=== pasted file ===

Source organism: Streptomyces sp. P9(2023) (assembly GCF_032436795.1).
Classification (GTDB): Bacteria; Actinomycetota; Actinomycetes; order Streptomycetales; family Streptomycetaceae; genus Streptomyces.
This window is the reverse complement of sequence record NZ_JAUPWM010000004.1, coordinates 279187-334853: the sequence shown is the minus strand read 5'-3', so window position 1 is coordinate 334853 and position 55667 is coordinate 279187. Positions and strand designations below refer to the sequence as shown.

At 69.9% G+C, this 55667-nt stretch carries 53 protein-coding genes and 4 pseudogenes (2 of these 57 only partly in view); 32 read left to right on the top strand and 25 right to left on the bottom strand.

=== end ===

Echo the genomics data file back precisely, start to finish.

Source organism: Streptomyces sp. P9(2023) (assembly GCF_032436795.1).
Classification (GTDB): Bacteria; Actinomycetota; Actinomycetes; order Streptomycetales; family Streptomycetaceae; genus Streptomyces.
This window is the reverse complement of sequence record NZ_JAUPWM010000004.1, coordinates 279187-334853: the sequence shown is the minus strand read 5'-3', so window position 1 is coordinate 334853 and position 55667 is coordinate 279187. Positions and strand designations below refer to the sequence as shown.

At 69.9% G+C, this 55667-nt stretch carries 53 protein-coding genes and 4 pseudogenes (2 of these 57 only partly in view); 32 read left to right on the top strand and 25 right to left on the bottom strand.